Sponsored Content Rosé is one of the major wine trends of the 21st Century so far, no longer seen as a poor substitute to reds and whites. And there's plenty to discover in Languedoc.
Rosé is one of the major wine trends of the 21st Century so far, no longer seen as a poor substitute to reds and whites. And there's plenty to discover in Languedoc.
When the temperature hits 30 degrees celsius (86 Fahrenheit) in the shade, most wine drinkers are more likely to reach for a bottle of white or rosé than a hearty red.
Under the circumstances, it’s hardly surprising that the Languedoc, like Provence, has an established tradition of producing rosé wines.
In fact, rosé wines account for 12% of all wines produced in the region – that’s 2% more than white wines.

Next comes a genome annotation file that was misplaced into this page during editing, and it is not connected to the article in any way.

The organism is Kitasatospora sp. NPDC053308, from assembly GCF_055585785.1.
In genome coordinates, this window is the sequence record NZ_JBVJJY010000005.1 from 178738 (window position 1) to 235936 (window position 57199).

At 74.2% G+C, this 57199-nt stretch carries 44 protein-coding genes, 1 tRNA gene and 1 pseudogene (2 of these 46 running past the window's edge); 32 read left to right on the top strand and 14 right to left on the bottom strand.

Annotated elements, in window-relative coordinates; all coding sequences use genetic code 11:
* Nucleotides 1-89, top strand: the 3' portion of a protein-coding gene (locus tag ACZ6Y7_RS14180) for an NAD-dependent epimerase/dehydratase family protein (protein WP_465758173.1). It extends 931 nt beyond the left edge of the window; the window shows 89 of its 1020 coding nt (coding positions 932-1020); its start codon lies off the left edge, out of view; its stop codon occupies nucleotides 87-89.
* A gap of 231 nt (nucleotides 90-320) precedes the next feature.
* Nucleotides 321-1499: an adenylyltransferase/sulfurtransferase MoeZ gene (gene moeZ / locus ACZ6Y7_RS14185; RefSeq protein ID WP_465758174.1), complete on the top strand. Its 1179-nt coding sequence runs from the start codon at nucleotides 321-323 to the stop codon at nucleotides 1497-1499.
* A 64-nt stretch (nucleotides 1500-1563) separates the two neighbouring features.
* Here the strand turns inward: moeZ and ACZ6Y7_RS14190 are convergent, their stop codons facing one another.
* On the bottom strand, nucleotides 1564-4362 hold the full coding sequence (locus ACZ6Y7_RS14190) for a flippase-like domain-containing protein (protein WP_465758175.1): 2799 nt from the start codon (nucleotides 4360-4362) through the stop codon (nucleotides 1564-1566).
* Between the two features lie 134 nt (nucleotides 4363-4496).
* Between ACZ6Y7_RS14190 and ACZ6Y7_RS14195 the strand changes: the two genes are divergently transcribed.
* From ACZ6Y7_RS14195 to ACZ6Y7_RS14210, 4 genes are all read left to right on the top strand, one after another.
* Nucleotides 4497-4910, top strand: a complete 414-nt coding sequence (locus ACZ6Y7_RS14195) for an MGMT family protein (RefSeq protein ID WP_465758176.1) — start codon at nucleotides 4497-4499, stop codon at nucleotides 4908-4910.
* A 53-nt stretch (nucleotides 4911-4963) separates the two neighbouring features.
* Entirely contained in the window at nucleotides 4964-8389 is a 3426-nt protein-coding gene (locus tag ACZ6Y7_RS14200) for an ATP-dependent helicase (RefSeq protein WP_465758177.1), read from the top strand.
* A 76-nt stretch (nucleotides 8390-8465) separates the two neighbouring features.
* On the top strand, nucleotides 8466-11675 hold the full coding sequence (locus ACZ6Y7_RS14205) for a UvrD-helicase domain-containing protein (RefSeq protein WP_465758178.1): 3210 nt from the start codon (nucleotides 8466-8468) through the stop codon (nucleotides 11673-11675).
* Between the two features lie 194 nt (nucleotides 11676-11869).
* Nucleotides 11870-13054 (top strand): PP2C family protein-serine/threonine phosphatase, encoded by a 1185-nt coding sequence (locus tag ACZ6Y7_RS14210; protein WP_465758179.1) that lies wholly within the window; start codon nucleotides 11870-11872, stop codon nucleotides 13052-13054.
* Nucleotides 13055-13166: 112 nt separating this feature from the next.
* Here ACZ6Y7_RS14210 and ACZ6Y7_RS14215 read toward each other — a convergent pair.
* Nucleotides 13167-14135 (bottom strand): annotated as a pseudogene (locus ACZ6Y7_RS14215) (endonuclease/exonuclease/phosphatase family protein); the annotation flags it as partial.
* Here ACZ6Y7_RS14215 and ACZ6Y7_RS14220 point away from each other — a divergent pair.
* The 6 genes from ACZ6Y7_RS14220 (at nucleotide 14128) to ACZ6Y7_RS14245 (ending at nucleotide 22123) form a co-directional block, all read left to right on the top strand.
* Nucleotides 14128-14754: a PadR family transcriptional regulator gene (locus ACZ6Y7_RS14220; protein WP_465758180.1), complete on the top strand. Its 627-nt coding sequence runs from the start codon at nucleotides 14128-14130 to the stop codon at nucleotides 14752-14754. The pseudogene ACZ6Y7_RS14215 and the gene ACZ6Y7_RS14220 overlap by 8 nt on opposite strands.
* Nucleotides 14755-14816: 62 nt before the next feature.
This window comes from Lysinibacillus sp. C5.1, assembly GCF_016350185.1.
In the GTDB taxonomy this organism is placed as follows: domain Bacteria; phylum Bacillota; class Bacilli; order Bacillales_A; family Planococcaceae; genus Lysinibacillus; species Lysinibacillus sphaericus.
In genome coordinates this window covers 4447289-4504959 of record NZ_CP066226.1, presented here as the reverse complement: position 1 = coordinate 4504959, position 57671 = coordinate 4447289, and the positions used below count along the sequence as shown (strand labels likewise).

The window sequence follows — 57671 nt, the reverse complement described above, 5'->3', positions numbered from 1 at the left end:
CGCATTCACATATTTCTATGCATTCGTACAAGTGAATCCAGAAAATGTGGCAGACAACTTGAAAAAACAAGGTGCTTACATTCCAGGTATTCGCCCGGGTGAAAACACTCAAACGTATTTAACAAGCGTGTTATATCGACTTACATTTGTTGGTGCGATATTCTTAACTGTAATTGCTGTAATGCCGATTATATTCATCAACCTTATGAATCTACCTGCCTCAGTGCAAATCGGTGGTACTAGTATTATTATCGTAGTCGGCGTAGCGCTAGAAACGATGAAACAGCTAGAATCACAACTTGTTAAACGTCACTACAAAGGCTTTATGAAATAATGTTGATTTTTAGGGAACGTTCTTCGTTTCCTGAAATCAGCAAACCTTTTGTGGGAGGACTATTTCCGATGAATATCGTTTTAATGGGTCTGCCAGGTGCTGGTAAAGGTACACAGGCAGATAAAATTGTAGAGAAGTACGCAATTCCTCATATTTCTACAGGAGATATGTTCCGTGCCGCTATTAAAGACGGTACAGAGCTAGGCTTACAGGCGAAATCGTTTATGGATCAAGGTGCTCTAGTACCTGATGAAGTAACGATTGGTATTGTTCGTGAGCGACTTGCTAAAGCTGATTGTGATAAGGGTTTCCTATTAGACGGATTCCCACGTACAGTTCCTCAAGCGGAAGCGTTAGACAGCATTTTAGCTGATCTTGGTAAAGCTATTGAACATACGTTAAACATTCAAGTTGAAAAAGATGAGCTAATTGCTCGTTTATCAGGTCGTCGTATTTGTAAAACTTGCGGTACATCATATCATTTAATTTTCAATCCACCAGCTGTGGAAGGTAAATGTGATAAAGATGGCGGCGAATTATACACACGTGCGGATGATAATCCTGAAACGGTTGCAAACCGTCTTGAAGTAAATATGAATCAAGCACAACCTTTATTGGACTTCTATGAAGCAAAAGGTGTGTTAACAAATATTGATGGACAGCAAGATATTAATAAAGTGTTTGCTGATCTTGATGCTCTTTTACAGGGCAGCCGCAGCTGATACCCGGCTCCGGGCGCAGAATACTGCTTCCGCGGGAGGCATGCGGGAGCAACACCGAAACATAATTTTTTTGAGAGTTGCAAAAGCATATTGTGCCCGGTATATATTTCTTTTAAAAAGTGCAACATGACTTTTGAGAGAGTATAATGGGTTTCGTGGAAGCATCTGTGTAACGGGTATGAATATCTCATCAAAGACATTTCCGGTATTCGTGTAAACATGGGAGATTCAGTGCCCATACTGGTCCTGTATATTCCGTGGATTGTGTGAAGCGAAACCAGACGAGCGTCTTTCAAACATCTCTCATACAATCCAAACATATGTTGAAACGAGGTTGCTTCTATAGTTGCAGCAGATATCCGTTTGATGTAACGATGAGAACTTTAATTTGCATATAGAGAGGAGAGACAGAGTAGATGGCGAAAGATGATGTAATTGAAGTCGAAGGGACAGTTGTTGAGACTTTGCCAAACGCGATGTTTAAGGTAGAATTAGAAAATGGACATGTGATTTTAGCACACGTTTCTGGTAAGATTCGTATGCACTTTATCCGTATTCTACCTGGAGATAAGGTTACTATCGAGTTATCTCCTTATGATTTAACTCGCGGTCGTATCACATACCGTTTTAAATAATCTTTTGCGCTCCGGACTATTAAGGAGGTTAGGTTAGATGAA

Generally speaking, there is more diversity to the style of pink produced in the Languedoc than elsewhere in southern France.
There are delicate, aromatic rosés that are reminiscent of the wines of Provence, as well as punchy wines whose deep colour hints at their ripeness and concentrated fruit flavours.
As a general rule, however, Languedoc rosés tend to be dry and fairly full-bodied.
All five of the Languedoc’s typical red varieties – so that’s Syrah, Grenache, Mourvèdre, Cinsault and, to a lesser extent, Carignan – are used to create rosé wine in the AC zones.
For IGP producers, pretty much anything goes – grape-wise.
This content originally appeared in the free Languedoc supplement with Decanter magazine’s June issue. This content was sponsored by the Conseil Interprofessionel des Vins AOC du Languedoc (CIVL) and the IGP wines of Sud de France.